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Thread: Aux Light Replacement

  1. #1

    Aux Light Replacement

    I ditched the POS factory aux lamps on my '07 R1200GSA in favor of a set of Baja Designs Squadrons. As expected, it threw a Canbus fault. Is there any way other than a Hex ezCAN to avoid the fault code?

  2. #2
    MOA #24991 Pauls1150's Avatar
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    A quickie look at Squadrons on their website shows they pull about 2 to 3 amps, depending on model.

    You need to determine if that is more than, or less than, what current the stock lights draw.

    If it's more, you're prob'ly S.O.L., unless a computer reset kills the warning and it doesn't come back again, or if you can change the computer's expected current draw range.

    If it's less, you can add a resistor in parallel with the lights (or each light?) to increase the current drawn; it's resistance and wattage requirements would be dictated by how much change is necessary. (Of course, this becomes "wasted" current, as the resistor simply converts it to heat.)

  3. #3
    Fortis Fortuna Adiuvat Omega Man's Avatar
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    Might be able to use the original power leads to trigger a relay intern powering the lights directly to the battery.
    OM
    "You can do good or you can do well. Sooner or later they make you choose." MI5
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    2009 F800GS 1994 TW200

  4. #4
    Quote Originally Posted by Pauls1150 View Post
    A quickie look at Squadrons on their website shows they pull about 2 to 3 amps, depending on model.

    You need to determine if that is more than, or less than, what current the stock lights draw.

    If it's more, you're prob'ly S.O.L., unless a computer reset kills the warning and it doesn't come back again, or if you can change the computer's expected current draw range.

    If it's less, you can add a resistor in parallel with the lights (or each light?) to increase the current drawn; it's resistance and wattage requirements would be dictated by how much change is necessary. (Of course, this becomes "wasted" current, as the resistor simply converts it to heat.)
    I suspect that the stock lights draw more current. I'll check the bulb resistance today and mock up an in-line resistor to test it out. Changing the computer's expected current draw range is a tidier solution though. How is that done?

  5. #5
    MOA #24991 Pauls1150's Avatar
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    Agreed, the stock lights "probably" draw more current... but measuring their resistance won't give you useful information, since the "cold" (unlit) resistance will be likely less than the "hot" (lit up) resistance. An ammeter in series with the light is the better way, but then the internal resistance of that ammeter - although low - causes a false reading due to the voltage drop. The measurement will be "close" and reasonable, but not exactly "right".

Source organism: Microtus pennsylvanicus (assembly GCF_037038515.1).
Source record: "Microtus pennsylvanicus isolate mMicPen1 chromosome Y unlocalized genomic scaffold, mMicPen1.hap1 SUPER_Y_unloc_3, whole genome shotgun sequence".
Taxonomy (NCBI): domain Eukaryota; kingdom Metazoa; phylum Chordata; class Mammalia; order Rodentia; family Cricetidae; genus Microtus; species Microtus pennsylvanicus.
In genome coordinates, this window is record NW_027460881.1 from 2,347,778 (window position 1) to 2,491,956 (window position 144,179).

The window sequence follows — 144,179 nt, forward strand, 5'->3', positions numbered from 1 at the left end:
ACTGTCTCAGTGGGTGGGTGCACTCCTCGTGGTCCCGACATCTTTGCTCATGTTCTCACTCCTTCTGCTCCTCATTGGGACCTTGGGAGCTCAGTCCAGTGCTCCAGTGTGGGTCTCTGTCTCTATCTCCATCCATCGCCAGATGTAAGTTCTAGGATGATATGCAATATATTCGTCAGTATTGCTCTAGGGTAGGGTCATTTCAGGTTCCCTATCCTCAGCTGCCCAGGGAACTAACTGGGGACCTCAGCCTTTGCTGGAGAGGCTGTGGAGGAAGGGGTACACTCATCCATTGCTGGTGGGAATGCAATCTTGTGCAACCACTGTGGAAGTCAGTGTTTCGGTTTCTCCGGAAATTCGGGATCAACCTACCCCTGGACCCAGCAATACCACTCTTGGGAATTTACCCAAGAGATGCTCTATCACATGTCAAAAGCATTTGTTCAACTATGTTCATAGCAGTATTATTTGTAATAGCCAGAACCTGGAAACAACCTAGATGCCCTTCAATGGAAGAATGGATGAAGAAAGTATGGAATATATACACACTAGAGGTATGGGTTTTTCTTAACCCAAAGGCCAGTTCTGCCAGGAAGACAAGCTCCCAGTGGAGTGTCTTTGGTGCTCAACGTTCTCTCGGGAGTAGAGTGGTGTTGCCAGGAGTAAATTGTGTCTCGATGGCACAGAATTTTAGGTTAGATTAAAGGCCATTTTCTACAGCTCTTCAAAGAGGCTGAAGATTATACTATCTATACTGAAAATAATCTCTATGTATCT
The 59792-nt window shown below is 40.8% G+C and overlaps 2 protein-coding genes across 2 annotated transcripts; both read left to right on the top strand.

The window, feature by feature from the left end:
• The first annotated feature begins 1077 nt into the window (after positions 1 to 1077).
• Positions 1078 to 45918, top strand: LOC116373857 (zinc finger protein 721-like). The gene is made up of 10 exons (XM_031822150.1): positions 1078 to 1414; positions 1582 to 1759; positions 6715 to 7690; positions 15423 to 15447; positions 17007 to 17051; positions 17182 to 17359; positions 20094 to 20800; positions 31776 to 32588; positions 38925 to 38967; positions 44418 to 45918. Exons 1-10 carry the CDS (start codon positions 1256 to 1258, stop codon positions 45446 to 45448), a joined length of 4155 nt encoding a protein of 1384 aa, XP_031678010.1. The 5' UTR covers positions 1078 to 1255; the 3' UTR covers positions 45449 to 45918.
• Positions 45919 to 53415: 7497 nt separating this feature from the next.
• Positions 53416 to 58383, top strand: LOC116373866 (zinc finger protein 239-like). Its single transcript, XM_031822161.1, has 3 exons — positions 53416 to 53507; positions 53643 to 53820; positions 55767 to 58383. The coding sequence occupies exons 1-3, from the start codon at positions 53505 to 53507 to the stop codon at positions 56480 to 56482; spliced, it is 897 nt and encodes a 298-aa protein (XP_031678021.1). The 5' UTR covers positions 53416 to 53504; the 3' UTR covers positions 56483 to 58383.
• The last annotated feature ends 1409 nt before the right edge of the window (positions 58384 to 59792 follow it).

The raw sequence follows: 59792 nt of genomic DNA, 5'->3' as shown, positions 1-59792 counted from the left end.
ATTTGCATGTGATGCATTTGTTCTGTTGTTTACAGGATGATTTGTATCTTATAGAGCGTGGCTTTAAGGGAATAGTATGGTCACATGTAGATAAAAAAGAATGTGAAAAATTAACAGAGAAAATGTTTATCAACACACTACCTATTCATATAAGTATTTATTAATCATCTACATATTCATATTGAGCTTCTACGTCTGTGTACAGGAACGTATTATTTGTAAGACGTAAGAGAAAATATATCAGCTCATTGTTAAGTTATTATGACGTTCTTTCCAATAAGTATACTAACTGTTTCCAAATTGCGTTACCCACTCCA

A clip-on ammeter might be better. But we already strongly suspect the result anyway.

    "...mock up an in-line resistor..." - If you can put a 1 ohm resistor in series, and measure the voltage drop across that, that may be a better current measurement than just an in-series ammeter. Again, we already strongly suspect...

    If you mean try out resistors in parallel with the bulbs, that would get you pretty close, with the caveats I mentioned earlier (heat and wattage).

    Changing the computer's "expected" range requires knowing what is already in there plus the software and instrumentation to change it - not a likely proposition.

    OM's suggestion to use a triggered relay is also quite valid.

  6. #6
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    I have added lots of aux lights to Hexhead GS's and make my own simple harness with a 30a fused relay that tie to the battery and have a trigger wire to a keyed power source with a inline on/off switch. No error codes and keeps auxiliary wiring separate from the bikes wiring.

    Attached is a DIY of a on/off or a on/off/on wring harness. The on/off/on is great for the new crop of chineasium dual color LED lights options. Switch from white/off/yellow with a simply toggle of the switch.

    For the GSA if using the factory aux fog lamp wiring you may need to add a resistor to fool the CANBUS into thinking the LED is drawing more power than it is
    Attached Files Attached Files

  7. #7
    Fortis Fortuna Adiuvat Omega Man's Avatar
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    Quote Originally Posted by perazzimx14 View Post
    I have added lots of aux lights to Hexhead GS's and make my own simple harness with a 30a fused relay that tie to the battery and have a trigger wire to a keyed power source with a inline on/off switch. No error codes and keeps auxiliary wiring separate from the bikes wiring.

    Attached is a DIY of a on/off or a on/off/on wring harness.
    Great diagrams

    Anyone thinking of doing any relay work should save the PDF.
    OM
    "You can do good or you can do well. Sooner or later they make you choose." MI5
    Mod Squad
    2009 F800GS 1994 TW200

  8. #8
    Interesting turn of events...

    The PO had also mounted some fork mounted lights. I took them apart and saw that the bulbs are intended for overhead flood lighting that you'd commonly find in overhanging kitchen counter/bars. I found some yellow LED's arrays with a higher wattage and installed them. The fault went away. I'm assuming that these were somehow tied into the AUX light circuit by the PO. I'm not curious enough to tear the front end apart to trace wires.

    BTW, The yellow lights don't throw significant light on the road, but since they're a flood beam, they through a wide pattern and great for being seen.

    Thanks for all the suggestions.

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